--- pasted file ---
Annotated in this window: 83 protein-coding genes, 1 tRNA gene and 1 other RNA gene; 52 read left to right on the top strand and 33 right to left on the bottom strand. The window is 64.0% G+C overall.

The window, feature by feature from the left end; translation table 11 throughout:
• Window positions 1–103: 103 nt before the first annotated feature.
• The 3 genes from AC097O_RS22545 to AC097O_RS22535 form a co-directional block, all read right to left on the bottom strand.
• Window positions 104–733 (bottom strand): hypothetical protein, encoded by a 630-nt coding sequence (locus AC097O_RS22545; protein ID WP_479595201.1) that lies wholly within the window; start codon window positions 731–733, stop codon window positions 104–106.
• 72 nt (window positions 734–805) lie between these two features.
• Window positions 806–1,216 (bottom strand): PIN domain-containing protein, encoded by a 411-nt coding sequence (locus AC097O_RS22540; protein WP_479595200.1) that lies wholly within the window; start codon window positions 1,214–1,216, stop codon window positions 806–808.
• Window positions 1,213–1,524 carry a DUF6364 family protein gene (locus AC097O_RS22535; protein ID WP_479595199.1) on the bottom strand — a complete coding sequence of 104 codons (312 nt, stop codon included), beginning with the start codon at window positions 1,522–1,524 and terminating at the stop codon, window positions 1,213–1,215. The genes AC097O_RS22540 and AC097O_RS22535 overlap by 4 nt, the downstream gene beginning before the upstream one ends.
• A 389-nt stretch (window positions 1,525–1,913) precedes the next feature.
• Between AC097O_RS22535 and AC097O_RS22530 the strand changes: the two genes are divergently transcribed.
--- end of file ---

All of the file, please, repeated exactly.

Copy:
Annotated in this window: 83 protein-coding genes, 1 tRNA gene and 1 other RNA gene; 52 read left to right on the top strand and 33 right to left on the bottom strand. The window is 64.0% G+C overall.

The window, feature by feature from the left end; translation table 11 throughout:
• Window positions 1–103: 103 nt before the first annotated feature.
• The 3 genes from AC097O_RS22545 to AC097O_RS22535 form a co-directional block, all read right to left on the bottom strand.
• Window positions 104–733 (bottom strand): hypothetical protein, encoded by a 630-nt coding sequence (locus AC097O_RS22545; protein ID WP_479595201.1) that lies wholly within the window; start codon window positions 731–733, stop codon window positions 104–106.
• 72 nt (window positions 734–805) lie between these two features.
• Window positions 806–1,216 (bottom strand): PIN domain-containing protein, encoded by a 411-nt coding sequence (locus AC097O_RS22540; protein WP_479595200.1) that lies wholly within the window; start codon window positions 1,214–1,216, stop codon window positions 806–808.
• Window positions 1,213–1,524 carry a DUF6364 family protein gene (locus AC097O_RS22535; protein ID WP_479595199.1) on the bottom strand — a complete coding sequence of 104 codons (312 nt, stop codon included), beginning with the start codon at window positions 1,522–1,524 and terminating at the stop codon, window positions 1,213–1,215. The genes AC097O_RS22540 and AC097O_RS22535 overlap by 4 nt, the downstream gene beginning before the upstream one ends.
• A 389-nt stretch (window positions 1,525–1,913) precedes the next feature.
• Between AC097O_RS22535 and AC097O_RS22530 the strand changes: the two genes are divergently transcribed.